Making matters worse, the group's new management team declared the publishing rights for this record would be split equally among its members. Having already put a lot of work into writing the lyrics for several tracks, Wiedlin rejected this proposal and ended up quitting the band over it. However, she was still contracted to do the promotional tour. This meant that the whole band had to smile and act as if everything was fine for the press and the public. In the documentary, Wiedlin referred to this as "Robo Go-Going," essentially going through the motions of being a fun and friendly girl group. To this day, Wiedlin refuses to listen to Talk Show.

9. The Go-Go's reunited and are still rocking.

L to R: Charlotte Caffey, Belinda Carlisle, Gina Schock, Kathy Valentine, and Jane Wiedlin of The Go-Go's perform at New York City's Bowery Ballroom in 2018.Noam Galai/Getty Images

After Wiedlin left the band, Carlisle and Caffey decided to break it up altogether. Each Go-Go went her own way, forming new bands or going solo. Yet they couldn't stay away for long. By 1990, Caffey, Carlisle, Schock, Valentine, and Wiedlin had reunited for a benefit concert. In 1994, they turned out the compilation album, Return to the Valley of the Go-Go's. By the end of the '90s, they were touring together regularly, and in 2001 they released their first studio album in 17 years, God Bless the Go-Go's.

They toured throughout the 2010s, yet difficulties continued to pop up. Schock and Valentine each sued the others at different points over contract disputes, and the latter briefly quit the band in 2013. However, they've ultimately embraced these ups and downs as part of their journey. After rejoining The Go-Go's, Valentine explained in 2018 interview with the Los Angeles Times, "We’re all complicated human beings, and we were married for a long time. Then we had an acrimonious divorce. But we had a kid, which was the Go-Go’s. And maybe the kid does something good, gets a Stanford scholarship or something, and the parents get back together and find out they loved each other all along."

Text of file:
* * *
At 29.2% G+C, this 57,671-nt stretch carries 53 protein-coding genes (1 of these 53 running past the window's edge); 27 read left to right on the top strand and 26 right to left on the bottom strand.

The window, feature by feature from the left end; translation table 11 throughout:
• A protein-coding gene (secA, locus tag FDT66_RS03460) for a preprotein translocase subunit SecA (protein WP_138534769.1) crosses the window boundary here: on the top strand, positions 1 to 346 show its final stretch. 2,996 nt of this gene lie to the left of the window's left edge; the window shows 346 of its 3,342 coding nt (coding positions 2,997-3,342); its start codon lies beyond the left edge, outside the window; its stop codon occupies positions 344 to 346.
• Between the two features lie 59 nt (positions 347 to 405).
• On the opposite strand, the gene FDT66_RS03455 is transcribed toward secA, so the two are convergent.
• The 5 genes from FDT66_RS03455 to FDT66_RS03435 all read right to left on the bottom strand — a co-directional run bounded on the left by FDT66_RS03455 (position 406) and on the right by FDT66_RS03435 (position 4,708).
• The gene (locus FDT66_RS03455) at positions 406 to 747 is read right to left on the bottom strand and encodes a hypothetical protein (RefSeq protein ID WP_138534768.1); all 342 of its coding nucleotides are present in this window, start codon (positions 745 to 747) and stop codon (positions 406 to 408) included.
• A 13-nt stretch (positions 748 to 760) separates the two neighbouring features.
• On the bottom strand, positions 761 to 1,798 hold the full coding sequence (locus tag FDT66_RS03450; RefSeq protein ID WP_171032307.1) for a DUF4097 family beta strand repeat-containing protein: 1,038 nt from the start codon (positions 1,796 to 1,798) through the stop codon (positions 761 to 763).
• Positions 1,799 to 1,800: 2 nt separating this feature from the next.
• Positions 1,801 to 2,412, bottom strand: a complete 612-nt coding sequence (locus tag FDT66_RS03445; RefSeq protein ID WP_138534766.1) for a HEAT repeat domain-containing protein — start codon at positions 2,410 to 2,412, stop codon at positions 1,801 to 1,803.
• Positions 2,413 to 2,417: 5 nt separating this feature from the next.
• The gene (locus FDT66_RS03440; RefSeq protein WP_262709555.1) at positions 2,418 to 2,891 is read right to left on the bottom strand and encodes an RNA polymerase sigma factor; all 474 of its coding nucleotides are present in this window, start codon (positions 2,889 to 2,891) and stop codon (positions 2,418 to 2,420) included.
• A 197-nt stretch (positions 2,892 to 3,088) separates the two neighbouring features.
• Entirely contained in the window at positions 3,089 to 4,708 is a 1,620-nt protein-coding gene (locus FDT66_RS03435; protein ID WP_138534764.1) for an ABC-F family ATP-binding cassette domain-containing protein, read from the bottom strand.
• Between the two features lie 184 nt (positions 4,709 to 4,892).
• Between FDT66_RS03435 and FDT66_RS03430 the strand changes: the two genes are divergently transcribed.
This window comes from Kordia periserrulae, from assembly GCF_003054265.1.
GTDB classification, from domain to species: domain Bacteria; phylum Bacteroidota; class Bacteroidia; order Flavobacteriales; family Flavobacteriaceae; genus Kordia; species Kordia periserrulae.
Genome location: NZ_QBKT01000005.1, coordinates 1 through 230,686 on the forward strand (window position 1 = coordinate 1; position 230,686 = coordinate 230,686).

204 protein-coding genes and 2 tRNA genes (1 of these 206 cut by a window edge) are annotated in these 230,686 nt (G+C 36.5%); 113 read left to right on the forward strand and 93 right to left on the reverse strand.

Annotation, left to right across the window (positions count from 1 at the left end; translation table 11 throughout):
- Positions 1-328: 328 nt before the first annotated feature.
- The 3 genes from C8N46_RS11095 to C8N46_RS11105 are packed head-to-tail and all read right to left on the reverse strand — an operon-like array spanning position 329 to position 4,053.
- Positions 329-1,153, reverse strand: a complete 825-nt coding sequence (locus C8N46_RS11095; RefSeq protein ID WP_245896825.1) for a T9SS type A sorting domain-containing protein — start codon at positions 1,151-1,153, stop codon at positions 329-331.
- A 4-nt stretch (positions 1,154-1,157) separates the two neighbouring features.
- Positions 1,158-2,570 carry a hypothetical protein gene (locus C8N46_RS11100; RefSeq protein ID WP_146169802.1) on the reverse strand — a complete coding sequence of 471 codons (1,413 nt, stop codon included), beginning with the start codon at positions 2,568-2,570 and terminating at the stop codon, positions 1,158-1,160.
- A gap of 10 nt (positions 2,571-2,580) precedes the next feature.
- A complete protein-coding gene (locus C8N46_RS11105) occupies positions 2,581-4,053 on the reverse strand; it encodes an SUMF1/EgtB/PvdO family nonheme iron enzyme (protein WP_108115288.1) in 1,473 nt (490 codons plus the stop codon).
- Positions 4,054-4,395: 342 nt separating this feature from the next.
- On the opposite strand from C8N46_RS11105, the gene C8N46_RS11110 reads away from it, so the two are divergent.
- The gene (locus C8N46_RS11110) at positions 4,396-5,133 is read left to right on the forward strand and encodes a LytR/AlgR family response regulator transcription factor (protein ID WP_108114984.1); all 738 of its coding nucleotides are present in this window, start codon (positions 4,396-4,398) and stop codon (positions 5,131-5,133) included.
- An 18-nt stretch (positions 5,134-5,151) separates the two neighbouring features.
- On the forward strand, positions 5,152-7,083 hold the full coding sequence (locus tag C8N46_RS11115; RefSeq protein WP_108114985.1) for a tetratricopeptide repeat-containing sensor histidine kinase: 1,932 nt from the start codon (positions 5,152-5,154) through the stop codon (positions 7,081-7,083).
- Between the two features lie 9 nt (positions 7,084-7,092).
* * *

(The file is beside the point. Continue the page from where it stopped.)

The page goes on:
Since then, the classic Go-Go's lineup has teamed up for the acclaimed documentary about their life and work. Plus, they planned a 2021 tour.

10. The Go-Go's hit Broadway and made (more) history.

On July 26, 2018, The Go-Go's debuted Head Over Heels, a jukebox musical-comedy that featured a slew of their songs. Loosely based on Sir Philip Sidney's 16th century prose romance The Countess of Pembroke's Arcadia, the show unfurls a fairytale about love, sexuality, and gender fluidity amid a rockin' royal court.

The stage musical received mixed reviews, and ran for only six months. However, it scored four nominations for the Outer Critics Circle Awards and two from The Drama League Awards. Plus, Head Over Heels proved historic with its casting. By playing the role of non-binary oracle Pythio, RuPaul's Drag Race star Peppermint became the first trans woman to originate a principal role on Broadway. As she's featured on the show's original Broadway cast recording, The Go-Go's had another groundbreaking album to add to their legacy.